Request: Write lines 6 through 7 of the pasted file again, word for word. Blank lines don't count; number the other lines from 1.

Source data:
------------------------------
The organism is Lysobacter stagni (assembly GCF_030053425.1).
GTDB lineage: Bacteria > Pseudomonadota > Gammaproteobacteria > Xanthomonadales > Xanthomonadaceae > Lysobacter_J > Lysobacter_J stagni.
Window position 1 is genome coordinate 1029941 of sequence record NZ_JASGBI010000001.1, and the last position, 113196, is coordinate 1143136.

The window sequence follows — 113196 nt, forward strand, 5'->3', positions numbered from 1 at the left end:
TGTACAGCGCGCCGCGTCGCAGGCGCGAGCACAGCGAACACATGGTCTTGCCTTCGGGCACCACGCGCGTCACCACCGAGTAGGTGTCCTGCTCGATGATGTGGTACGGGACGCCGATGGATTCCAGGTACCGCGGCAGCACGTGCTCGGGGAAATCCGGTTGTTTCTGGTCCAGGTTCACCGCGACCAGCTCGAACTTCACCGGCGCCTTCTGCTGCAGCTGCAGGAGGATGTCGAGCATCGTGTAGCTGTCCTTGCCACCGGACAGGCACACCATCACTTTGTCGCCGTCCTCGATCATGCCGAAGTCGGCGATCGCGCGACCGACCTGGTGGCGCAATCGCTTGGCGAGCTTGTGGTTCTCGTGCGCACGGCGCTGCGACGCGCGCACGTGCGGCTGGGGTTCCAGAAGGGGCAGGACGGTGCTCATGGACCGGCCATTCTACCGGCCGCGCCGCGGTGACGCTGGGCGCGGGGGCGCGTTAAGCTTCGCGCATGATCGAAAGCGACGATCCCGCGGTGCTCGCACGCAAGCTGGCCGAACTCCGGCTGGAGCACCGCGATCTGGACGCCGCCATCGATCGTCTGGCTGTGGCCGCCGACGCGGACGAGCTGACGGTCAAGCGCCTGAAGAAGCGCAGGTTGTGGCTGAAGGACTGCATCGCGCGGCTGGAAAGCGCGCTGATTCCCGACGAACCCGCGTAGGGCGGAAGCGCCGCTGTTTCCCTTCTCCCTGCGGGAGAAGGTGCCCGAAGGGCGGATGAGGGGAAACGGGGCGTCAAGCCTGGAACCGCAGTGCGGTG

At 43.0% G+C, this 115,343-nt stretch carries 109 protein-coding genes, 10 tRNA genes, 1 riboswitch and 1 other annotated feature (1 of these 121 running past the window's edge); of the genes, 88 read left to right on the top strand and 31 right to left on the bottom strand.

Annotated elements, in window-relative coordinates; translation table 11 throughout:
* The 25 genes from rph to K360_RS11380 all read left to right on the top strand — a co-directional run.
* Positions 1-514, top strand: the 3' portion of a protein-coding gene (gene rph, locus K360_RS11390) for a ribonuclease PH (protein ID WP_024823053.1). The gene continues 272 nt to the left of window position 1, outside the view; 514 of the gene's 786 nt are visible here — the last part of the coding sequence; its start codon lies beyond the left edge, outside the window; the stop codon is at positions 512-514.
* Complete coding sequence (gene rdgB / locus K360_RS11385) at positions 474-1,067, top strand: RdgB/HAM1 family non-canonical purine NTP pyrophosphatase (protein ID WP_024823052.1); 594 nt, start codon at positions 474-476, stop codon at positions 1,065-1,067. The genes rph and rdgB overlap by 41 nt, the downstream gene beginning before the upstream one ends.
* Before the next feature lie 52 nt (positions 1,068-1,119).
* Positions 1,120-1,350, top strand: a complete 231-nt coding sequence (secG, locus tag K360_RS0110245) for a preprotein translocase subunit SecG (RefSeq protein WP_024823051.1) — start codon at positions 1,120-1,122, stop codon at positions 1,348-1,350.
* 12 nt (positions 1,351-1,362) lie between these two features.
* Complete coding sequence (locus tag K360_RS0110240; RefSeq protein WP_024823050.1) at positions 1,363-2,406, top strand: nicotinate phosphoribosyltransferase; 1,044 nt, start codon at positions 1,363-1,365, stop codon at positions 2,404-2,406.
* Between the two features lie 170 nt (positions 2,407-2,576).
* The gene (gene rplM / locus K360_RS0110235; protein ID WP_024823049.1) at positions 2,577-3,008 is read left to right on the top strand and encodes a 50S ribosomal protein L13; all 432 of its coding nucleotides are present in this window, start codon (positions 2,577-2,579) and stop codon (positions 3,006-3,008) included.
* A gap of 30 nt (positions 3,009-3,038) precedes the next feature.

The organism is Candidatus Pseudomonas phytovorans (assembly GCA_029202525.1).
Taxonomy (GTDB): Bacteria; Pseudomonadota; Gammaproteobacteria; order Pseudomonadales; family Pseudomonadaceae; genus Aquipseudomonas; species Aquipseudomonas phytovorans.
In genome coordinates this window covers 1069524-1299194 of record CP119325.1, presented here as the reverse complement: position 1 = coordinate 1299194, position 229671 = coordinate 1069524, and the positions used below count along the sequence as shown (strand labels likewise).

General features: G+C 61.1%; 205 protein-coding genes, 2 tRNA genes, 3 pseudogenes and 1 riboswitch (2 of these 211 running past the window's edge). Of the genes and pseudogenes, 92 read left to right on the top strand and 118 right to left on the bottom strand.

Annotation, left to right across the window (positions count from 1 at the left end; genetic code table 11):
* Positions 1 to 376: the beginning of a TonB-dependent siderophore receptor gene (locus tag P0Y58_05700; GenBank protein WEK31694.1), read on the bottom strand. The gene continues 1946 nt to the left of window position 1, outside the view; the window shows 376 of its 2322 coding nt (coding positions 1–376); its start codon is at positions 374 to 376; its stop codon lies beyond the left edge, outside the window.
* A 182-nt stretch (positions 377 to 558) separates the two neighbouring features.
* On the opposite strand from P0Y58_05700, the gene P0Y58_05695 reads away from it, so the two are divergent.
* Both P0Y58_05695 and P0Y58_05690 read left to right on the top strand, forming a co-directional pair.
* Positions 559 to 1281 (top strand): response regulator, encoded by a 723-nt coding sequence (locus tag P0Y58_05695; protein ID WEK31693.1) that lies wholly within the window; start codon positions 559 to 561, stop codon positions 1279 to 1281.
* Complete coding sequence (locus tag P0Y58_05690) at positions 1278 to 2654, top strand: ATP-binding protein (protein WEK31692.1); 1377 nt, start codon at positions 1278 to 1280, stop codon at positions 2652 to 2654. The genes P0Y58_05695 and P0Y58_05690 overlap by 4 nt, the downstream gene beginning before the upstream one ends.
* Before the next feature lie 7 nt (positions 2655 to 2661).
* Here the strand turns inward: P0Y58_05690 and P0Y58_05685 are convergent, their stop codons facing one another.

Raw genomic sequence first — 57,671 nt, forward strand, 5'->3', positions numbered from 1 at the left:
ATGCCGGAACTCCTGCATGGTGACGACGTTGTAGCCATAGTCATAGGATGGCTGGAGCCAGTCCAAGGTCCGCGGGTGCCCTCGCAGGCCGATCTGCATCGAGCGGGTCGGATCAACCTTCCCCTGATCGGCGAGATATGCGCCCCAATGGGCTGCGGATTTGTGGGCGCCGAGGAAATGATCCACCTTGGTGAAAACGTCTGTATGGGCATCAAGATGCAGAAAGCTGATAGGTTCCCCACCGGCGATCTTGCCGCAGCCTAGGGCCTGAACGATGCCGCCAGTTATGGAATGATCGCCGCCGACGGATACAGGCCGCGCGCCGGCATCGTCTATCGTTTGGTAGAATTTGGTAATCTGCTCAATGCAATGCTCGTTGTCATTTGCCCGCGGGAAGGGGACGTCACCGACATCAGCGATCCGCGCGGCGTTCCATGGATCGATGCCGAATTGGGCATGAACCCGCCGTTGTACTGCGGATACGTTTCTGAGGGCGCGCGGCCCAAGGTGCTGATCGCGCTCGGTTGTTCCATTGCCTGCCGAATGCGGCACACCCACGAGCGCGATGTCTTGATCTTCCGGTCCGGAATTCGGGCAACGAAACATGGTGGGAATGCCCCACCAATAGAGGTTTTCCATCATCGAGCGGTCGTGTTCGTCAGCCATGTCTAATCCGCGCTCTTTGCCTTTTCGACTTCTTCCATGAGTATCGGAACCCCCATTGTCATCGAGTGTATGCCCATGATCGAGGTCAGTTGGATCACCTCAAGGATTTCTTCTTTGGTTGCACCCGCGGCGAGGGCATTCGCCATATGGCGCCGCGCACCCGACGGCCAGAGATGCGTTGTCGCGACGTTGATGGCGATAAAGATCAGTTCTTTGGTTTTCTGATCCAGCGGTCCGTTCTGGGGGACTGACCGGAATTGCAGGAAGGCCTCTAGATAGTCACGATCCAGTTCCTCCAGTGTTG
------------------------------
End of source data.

At 43.0% G+C, this 115,343-nt stretch carries 109 protein-coding genes, 10 tRNA genes, 1 riboswitch and 1 other annotated feature (1 of these 121 running past the window's edge); of the genes, 88 read left to right on the top strand and 31 right to left on the bottom strand.

Annotated elements, in window-relative coordinates; translation table 11 throughout: